Now, in Mauryan history, Chandragupta Maurya defeated a Nanda king, presumably Dhanananda, and ascended the throne of Magadha while his son who succeeded him was Bindusara.
Neither is the name of Dhanananda anywhere similar to Xandramas nor is that of Bindusara to Amitrochades. It has been rather fancifully conjectured that Amitrochates refers to Amitraghata in original Sanskrit and that it was an epithet borne by Bindusara. Yet there is no proof that Bindusara ever bore any title of such nature.
Let us move to the Guptas. The Guptas came to power when majority of North and Central India was under the powerful Naga and Vakataka kings. Fortunately enough, the Puranas give the names of some of these kings, who ruled just before the rise of the Imperial Guptas. In that list, one Naga king’s name is given as Chandramsa.
Is Chandramsa similar to Xandramas. It most certainly is.
Next, it is well-known that the Gupta emperor Chandragupta I was succeeded on the throne by his son Samudragupta. Is Samudragupta similar to Amitrochades ? If we break down the names in prefixes and suffixes and compare, the suffix -gupta does appear very similar to -chates/-chades which is itself quite similar to -cottus of Sandrocottus which is without doubt a transliteration of -gupta.
What about Samudra- and Amitro- ? If we add an initial ‘S’ to Amitro- , it becomes Samitro-. Is that not remarkably alike to Samudra- ? Infact, it is not far fetched to think that the Greeks could have lost the initial ‘S’ sound in Amitrochades and that the original name could have been noted down as Samitrochades. Later Greek authors corrupted the names of Sandrocottus to Androcottus and Xandramas to Agrammes, in both cases the initial ‘S’ sound being lost. Strabo in the 1st century BCE refers to Sandrocottus while Plutarch in 1st century CE and Appian in the 2nd century CE name him as Androcottus. Similarly Diodorus Siculus in 1st century BC mentions the Gangaridai king as Xandrames while Quintus Curtius Rufus in the 1st century CE mentions him as Agrammes. A similar corruption in the name of the aforementioned Amitrochades is also very plausible and entertaining that possibility gives us the name of Sandrocottus’ son and successor as Samitrochades.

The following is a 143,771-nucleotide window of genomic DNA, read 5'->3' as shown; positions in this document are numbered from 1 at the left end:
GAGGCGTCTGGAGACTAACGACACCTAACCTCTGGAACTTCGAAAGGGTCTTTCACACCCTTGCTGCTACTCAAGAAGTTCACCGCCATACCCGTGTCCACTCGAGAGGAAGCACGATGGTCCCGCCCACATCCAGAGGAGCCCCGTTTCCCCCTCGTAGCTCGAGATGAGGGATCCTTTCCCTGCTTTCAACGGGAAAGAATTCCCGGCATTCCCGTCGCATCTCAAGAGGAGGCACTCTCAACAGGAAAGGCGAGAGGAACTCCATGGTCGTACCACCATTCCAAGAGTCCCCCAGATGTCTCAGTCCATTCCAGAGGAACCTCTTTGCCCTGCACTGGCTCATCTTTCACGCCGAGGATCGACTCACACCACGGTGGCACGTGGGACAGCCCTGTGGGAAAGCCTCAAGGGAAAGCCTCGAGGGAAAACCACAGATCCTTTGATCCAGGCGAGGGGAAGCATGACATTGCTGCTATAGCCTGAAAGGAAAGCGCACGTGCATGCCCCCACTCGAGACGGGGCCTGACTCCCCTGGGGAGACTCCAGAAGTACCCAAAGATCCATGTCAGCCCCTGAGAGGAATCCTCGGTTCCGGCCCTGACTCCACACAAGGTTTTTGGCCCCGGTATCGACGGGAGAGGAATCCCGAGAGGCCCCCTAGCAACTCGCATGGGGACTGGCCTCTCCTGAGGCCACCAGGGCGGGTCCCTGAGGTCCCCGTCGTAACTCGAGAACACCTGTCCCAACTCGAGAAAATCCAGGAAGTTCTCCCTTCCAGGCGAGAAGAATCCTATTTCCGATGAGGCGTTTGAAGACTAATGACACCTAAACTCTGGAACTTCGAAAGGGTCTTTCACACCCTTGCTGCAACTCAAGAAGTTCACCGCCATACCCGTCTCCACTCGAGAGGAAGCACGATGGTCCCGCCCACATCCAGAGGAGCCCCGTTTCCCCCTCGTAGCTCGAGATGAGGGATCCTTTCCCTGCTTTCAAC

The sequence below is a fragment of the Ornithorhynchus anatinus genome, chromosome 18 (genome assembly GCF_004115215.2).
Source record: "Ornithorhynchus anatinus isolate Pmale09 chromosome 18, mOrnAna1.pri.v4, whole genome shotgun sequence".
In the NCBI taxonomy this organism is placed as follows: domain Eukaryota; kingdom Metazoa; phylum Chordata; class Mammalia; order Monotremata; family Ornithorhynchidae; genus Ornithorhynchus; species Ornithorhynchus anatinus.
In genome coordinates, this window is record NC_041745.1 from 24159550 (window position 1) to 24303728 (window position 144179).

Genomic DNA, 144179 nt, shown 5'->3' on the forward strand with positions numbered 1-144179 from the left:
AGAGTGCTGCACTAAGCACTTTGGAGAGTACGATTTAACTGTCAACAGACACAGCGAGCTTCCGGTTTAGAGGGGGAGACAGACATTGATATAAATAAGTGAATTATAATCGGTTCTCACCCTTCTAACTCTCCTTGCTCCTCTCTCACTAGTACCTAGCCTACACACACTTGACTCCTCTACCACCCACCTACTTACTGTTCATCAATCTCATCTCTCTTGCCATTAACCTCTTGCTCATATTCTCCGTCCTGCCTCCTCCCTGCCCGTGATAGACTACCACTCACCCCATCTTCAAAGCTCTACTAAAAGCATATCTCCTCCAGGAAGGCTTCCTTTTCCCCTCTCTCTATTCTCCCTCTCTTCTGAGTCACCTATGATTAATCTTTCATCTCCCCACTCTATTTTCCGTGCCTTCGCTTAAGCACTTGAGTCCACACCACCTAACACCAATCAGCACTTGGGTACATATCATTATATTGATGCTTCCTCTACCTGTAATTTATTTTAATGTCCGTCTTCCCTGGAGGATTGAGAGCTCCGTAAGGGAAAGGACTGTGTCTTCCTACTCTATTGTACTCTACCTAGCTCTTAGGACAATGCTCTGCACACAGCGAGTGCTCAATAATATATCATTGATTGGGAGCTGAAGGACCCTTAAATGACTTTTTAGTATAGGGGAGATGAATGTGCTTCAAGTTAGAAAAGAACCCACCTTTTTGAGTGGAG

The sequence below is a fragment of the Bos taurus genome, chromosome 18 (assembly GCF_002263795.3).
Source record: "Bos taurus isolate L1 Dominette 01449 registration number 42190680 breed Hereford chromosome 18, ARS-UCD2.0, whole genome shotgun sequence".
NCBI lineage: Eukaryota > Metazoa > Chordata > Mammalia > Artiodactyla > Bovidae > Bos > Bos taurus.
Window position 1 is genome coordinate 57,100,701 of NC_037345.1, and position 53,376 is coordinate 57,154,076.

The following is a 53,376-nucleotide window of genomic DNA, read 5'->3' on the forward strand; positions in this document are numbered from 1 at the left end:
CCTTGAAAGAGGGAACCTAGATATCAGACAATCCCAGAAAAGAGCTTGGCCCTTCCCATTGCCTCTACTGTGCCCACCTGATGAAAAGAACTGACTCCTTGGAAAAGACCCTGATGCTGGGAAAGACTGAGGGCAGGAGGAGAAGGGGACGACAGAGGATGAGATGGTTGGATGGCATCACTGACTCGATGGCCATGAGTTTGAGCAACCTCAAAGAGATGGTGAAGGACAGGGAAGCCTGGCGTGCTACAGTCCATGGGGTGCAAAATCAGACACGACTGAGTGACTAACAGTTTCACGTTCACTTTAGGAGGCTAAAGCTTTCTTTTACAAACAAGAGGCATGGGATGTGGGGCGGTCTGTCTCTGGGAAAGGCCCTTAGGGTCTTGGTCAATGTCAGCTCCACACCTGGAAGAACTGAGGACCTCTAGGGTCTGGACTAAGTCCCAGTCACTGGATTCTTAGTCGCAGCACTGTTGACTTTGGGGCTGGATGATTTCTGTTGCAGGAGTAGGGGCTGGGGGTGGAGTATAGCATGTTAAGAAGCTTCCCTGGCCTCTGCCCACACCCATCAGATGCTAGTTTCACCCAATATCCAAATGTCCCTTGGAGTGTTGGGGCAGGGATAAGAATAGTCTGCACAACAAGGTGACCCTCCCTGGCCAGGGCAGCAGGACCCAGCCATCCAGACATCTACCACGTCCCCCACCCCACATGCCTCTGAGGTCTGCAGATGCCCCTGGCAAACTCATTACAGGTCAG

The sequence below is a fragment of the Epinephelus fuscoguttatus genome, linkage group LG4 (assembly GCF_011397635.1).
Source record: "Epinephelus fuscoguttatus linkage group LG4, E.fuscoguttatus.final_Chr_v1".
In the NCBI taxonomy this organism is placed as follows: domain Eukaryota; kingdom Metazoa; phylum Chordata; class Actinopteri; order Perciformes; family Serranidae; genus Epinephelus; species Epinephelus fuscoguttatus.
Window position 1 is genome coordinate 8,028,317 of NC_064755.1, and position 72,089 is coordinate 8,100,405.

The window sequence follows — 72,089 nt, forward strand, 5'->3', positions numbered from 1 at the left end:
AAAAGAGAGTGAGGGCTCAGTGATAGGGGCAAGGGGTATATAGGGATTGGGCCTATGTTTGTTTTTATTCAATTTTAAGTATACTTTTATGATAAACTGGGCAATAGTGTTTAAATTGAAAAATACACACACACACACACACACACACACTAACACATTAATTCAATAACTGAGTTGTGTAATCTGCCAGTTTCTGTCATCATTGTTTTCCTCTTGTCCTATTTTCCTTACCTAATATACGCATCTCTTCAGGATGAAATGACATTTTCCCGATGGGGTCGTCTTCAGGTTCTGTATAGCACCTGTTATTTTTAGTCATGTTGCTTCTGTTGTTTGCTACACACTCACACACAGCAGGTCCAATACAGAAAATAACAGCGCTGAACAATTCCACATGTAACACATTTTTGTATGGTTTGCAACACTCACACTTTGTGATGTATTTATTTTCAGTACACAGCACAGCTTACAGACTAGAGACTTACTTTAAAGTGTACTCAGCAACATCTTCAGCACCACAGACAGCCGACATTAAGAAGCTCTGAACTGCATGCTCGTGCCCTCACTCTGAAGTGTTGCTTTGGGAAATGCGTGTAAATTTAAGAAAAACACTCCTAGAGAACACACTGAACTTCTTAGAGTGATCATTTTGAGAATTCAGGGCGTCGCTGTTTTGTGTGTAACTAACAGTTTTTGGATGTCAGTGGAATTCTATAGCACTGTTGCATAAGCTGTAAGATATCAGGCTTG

So then, could (S)amitrochades be a likely reference to Samudragupta or to Bindusara ?
We may now observe that while in the Mauryan age, we only have Chandragupta Maurya whose name corresponds to Sandrocottus of the Greek accounts, in the Gupta we have 3 kings in succession Chandramsa, Chandragupta and Samudragupta whose names correspond to Xandrames, Sandrocottus and (S)amitrochades respectively as mentioned in the Greek records. How is this possible if William Jones’ identification of Sandrocottus with Maurya Chandragupta is correct and unquestionable ?
The Gupta Era
It could be argued that the beginning of the rule of the Guptas has been fixed based on the start of the Gupta Era which is known to have begun in 319 CE. If Guptas ruled much earlier as you propose, who established the Gupta Era in 319 CE ?
To answer this, we should find out the about the origins of this era. It was J F Fleet who was instrumental in fixing the beginning of the Gupta Empire with the establishment of the Gupta Era in 319 CE. His primary source for the existence of such an era was Al Beruni and some of the Gupta inscriptions which are dated in a Gupta Era. It is Al Beruni’s testimony that is the primary basis for taking the beginning of the Gupta Era from 319 CE. Let us read what Al-Biruni says,
As you can see, Al-Biruni clearly says in no uncertain terms that the Gupta Era was established 241 years after the Saka Era (78 CE) i.e. 319 CE, to celebrate the end of the wicked Gupta kings. That is how it is known to have originated, with the end of the Guptas. However, the colonial scholars decided that Al-Biruni’s testimony was not entirely reliable and that 319 CE was the year of the beginning of the Gupta Empire and not the end of the Guptas. Why did they decide it to be so ?
Well, because it had already been established by William Jones that it was the Mauryas who ruled in 4th-3rd centuries BCE and considering how the Guptas came several centuries later to the Mauryas, the historians conjectured that the Gupta rule could not have begun anytime before the 250-300 CE. But they had a hard time figuring out when exactly. It is in this context that Fleet found Al-Biruni’s testimony very useful. But he and other historians that followed him dismissed the inconvenient bit about Al-Biruni‘s testimony as absurd. But is it really absurd ?
It is true that the Gupta emperors did have an era of their own but there is no good reason to assume that it was one and the same era that Al-Biruni was referring to. And moreover is it really believable that if Gupta Emperors initiated their era in 319 CE, within a few centuries people would forgot all about the origins of this era and come up with a bizarre association of this era with the end of the Guptas ? The Guptas, if their rule began in 319 CE, would likely have died out in the 6th century CE if not later, so why would we not have an era to celebrate their end beginning in the 6th century CE or thereabouts ? However, no such era seems to have existed.